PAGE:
Enjoy a little-used but excellent trail ascending the far eastern flank of Mt. Galero. You’ll attain views west to the sea, you’ll overlook villages below, and you’ll see Castell ‘Ermo & Mont Nero across the Pennavaire Valley.

By Vehicle

From the A10 highway, exit for Albenga. Follow signs for Garessio and Castelbianco. You’ll be on Road 582 to Cisano sul Neva. At the junction just past Cisano, go left on Road SP14. About 7 km (4.3 mi) farther, turn right and ascend to Castlebianco di Colletta. Park in the public parking lot immediately above the residents’ lot. Elevation: 260 m (853 ft).

On Foot

Descend a trail 25 m (82 ft) below the north side of the village to cross Oresine Creek. Then ascend the zigzagging trail to the paved road. Go right about five minutes to Veravo, at 330 m (1083 ft). Enter the village. At its northeast end, watch for the red-and-white paint blazes indicating a trekking route. Ascend through oak and chestnut forest on a well-marked, but narrow trail switchbacking up to the 945-m (3100-ft) pass. Then ascend right (southeast) 100 m (361 ft) to the summit of 1055-m (3460-ft) Mont Alpe for a 360° panorama.

Mont Alpe (via ridge traverse)

15.8-km (9.8-mi) loop / 905-m (2970-ft) gain / 5 to 6 hours

You must be skilled at routefinding and comfortable on steep terrain (Class 1 scrambling) to safely complete this one. If you are, you’ll love it. Ascending above Oresine Creek, the path can be deeply covered by leaves, but it’s easy to follow until you’re quite high. Then it’s very faint. Just below your initial goal—the ridgecrest—there’s only the sketchiest hint of a route, easily overlooked. This is where mountain-sense born of experience is required. After the final ascent among rock outcrops, intersect the ridgecrest trail. From here on, you can again enjoy relatively carefree hiking on a distinct trail.

By Vehicle

Follow the directions for the shorter Mont Alpe hike described above. Park in Colletta’s public lot, at 260 m (853 ft).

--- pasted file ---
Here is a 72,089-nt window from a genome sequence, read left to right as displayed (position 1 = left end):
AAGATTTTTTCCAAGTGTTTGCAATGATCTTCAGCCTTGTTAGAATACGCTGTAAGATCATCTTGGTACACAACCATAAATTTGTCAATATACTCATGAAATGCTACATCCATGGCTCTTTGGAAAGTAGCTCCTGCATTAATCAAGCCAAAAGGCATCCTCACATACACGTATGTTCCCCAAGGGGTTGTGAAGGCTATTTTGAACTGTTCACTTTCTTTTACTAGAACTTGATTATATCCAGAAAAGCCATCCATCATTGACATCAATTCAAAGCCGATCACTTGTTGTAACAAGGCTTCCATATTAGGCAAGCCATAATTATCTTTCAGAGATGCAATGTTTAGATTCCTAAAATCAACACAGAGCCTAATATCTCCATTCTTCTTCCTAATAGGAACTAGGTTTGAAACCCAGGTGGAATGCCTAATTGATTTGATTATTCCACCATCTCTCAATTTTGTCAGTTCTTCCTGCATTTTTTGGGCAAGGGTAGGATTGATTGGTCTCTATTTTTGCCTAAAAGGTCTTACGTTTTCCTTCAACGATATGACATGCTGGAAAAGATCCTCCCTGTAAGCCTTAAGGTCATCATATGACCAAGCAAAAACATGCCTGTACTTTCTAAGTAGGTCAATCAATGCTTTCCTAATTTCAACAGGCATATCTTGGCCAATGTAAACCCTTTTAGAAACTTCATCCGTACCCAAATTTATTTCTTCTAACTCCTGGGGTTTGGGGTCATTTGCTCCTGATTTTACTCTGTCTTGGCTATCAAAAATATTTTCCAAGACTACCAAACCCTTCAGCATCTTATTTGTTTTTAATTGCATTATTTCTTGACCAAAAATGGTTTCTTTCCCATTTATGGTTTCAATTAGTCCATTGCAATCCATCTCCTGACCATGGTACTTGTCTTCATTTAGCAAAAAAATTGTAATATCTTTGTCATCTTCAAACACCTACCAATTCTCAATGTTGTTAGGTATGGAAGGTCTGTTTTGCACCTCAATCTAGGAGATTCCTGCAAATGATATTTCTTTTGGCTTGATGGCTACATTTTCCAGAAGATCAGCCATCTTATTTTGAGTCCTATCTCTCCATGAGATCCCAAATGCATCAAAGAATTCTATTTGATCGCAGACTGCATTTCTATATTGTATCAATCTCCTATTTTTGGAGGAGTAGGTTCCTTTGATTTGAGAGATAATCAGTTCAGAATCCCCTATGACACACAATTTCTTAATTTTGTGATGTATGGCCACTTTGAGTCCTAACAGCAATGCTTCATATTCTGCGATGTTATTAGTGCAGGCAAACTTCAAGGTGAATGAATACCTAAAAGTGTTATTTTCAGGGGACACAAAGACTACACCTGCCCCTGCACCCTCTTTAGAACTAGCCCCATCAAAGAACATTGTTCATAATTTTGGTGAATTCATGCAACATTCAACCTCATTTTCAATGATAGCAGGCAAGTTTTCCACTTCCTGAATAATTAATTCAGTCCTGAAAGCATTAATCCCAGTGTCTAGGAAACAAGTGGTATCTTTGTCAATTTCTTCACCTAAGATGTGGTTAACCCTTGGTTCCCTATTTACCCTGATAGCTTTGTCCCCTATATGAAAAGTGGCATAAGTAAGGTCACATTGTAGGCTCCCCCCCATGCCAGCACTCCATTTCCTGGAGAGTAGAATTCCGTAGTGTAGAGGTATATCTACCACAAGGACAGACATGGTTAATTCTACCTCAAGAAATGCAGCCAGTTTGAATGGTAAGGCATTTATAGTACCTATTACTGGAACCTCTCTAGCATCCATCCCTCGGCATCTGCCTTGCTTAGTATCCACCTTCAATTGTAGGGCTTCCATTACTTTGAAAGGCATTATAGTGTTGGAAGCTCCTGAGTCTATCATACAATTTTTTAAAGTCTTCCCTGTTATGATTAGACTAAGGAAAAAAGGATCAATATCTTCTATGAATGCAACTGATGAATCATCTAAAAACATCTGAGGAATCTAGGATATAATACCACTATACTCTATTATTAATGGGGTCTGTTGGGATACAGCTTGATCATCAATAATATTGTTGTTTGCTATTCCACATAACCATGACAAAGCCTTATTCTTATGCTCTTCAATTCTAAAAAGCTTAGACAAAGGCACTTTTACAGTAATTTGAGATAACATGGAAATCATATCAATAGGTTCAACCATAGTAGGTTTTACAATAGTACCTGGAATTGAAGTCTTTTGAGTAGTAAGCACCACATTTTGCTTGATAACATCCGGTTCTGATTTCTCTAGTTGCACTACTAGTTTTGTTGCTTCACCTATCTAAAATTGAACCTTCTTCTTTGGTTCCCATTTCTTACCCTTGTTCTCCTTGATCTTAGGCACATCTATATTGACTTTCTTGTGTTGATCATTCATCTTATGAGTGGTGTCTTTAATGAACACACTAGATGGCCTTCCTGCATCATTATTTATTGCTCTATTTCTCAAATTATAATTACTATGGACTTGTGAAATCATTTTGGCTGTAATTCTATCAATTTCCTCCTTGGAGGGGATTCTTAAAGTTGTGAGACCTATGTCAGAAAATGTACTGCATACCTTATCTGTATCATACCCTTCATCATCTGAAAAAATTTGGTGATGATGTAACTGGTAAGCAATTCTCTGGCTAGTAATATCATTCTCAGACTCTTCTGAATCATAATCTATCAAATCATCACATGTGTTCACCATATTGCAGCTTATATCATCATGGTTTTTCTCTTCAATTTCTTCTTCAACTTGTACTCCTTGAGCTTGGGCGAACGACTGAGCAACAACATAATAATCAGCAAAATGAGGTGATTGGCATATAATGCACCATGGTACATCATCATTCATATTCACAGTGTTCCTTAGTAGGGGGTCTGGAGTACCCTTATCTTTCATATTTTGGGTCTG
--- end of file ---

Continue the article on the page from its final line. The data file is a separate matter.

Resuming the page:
On Foot

Ascend the road 0.8 km (0.5 mi) north. Reach the village of Oresine in about ten minutes. At the north end of the village, find the marked trail ascending left (northwest). Follow the ancient, broad, cobbled path through oak and chestnut forest upstream beside Oresine Creek. Pass several cascades and pools.

About 45 minutes along, the path diminishes. It might be covered with leaves, but you’ll find it’s still decipherable. Paint blazes on tree trunks are helpful. Keep ascending within view of the stream or, when if it’s dry, the streambed. Follow the gorge leading northwest.

Above the stream, keep ascending the forested drainage beneath escarpments. Your goal is the ridgecrest. About two hours from Colletta, strong hikers will surmount 1140-m (3740-ft) Passo di Gerisola at 5 km (3 mi), just beneath Mont delle Gettine. Turn right (southeast) here and follow the ridgecrest trail. It stays just beneath (south of) the crest for 3.5 km (2.2 mi) to reach a 1035-m (3395-ft) summit in about 45 minutes.

Descend 0.6 km (0.4 mi) to a 945-m (3100-ft) pass (the same one attained on the shorter Mont Alpe hike described above). Either ascend southeast 0.8 km (0.5 mi) to the 1055-m (3460-ft) summit of Mont Alpe, or descend the obvious trail right.

Switchbacks ease the steep descent back to Colletta. Reach Veravo in 3 km (1.8 mi). On the paved road immediately below the village, turn right. About five minutes farther, turn left, off the road, onto the signposted trail descending to Colletta, which is visible below.

Castell ‘Ermo & Mont Nero

15 km (9.3 mi) one way with hitchhike / 1180-m / 3870-ft) gain / 5 to 7 hours

In Colletta it’s impossible, unless you’re utterly unaware, not to gaze up at Castell ‘Ermo and Mont Nero. These are the craggy peaks immediately across the valley. It’s also impossible, if you’re a hiker, to resist the urge to surmount these peaks and hike the long ridgeline linking them and continuing much of the way toward Albenga.

By Vehicle

First, here’s where to park your vehicle so it’s waiting for you at the end of the day.

Drive from Colletta toward Albenga. Immediately before (north of) the junction of Roads SP14 and 582 (where left leads to Zuccarello), turn right to enter the west side of Cisano.

Or, from the Albenga exit on highway A10, follow signs for Garessio and Castelbianco. Drive Road 582 northwest to  Cisano sui Neva. Immediately after the junction where Road 582 goes right to Zuccarello, turn left to enter the west side of Cisano.

From either approach, drive across the bridge and along Rio Pennavaire, then through Cisano. Ascend on Crocere to the Conscente church, at 96 m (315 ft). Park here, then descend 75 m/yd back to the junction of Roads SP14 and 582. Hitchhike northwest 9 km (5.6 mi) up the Pennavaire Valley, past Colletta, to the borgo, just southeast of Nasino village. (Catching a ride is easy, particularly on weekends, because Colletta is a popular starting point for climbers.) Ask your benefactor to drop you near the small bridge. There’s a blue, metal sign on the left side of the road here.

On Foot